The largest of our kiwi species, great spotted kiwi/roroa (Apteryx haastii) live largely at higher altitudes in some South Island national parks. Despite their size, chicks are still vulnerable to stoats, particularly during South Island beech mast conditions. The species is though to be declining at a rate of 1.6% each year.
They inhabit about 800 000 ha of remote, generally mountainous habitat in the top half of the South Island. They form four genetically distinct populations: Northwest Nelson, Westport, Paparoa Range and Arthur’sPass–Hurunui.
Trampers on the Heaphy Track may have heard the trilling call of roroa after nightfall, or the sound of them rustling through the bush. Although present from sea level to 1,500 metres, they mainly frequent the subalpine zone of 700-1,100 metres, using a wide variety of habitats.
This chosen harsh environment could be one of their best defences against predators - conditions are tough even for a stoat, dog or cat.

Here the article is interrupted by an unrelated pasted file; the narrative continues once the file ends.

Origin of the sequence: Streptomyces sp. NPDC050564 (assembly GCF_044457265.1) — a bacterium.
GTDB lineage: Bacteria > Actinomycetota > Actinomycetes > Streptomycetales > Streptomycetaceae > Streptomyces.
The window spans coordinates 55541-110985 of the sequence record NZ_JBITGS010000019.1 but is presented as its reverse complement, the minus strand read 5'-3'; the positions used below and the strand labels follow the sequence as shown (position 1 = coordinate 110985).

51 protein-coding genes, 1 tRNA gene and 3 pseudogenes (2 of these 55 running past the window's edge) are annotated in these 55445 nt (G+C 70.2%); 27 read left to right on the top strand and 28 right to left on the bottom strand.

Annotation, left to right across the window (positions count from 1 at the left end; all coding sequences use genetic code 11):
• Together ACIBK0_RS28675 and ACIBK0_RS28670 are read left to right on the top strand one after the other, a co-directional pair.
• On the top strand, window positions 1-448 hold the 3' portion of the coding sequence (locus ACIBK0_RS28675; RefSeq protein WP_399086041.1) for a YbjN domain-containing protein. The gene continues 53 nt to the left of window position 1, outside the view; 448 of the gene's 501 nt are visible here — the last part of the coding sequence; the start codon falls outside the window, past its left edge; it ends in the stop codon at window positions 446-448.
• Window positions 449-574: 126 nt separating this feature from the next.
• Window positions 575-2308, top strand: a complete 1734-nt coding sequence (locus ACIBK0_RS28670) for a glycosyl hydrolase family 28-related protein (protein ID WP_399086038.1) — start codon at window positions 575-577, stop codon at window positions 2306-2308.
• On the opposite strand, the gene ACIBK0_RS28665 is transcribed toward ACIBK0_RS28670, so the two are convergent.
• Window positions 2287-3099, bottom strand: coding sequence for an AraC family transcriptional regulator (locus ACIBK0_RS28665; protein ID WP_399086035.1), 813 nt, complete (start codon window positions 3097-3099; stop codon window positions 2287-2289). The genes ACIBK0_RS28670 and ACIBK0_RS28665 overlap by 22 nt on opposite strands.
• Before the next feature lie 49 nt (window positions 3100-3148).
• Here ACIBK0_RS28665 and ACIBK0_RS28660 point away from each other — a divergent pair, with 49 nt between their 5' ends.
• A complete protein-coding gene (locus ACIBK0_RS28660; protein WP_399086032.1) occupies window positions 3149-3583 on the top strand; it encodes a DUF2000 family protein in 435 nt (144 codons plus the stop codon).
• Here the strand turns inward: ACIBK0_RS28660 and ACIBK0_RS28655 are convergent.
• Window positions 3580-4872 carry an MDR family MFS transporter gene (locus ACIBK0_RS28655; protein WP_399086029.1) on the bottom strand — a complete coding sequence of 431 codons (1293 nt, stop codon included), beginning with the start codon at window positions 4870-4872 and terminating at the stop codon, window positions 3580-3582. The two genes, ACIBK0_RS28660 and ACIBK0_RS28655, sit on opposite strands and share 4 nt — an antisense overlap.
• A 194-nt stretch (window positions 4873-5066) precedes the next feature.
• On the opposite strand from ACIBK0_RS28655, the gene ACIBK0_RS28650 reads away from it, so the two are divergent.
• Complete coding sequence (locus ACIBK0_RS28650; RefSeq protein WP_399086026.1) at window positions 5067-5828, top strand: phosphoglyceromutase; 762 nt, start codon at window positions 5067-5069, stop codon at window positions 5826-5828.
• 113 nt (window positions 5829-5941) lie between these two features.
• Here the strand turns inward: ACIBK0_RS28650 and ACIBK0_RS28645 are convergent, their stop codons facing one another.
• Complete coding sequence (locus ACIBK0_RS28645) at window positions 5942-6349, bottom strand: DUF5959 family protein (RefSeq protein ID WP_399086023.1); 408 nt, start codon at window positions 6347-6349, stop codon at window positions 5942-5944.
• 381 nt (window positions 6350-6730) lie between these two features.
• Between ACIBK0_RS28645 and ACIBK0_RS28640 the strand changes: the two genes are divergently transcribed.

At nesting time, incubation is more or less shared equally between the male and female parents.
There are three long-term recovery goals for roroa:
- to grow all four populations by an average of at least 2% per annum
- to expand the distribution of the species across its former range, and
- to maintain the genetic diversity of the species.
These goals will be achieved primarily through the periodic suppression of animal predators, especially mustelids. Aerial control methods will be used cross large areas with complementary ground trapping as required. Engagement and advocacy actions can also reduce the risk of predation by dogs and to minimise the effects of land-use activities.
The removal of eggs and chicks through Operation Nest Egg, translocation, kōhanga sites and captive breeding are considered low-priority actions for roroa because they will not contribute significantly to these recovery goals.
Actions have been identified to ensure that the limited resources of all those involved in roroa management and research are directed towards the highest priority areas.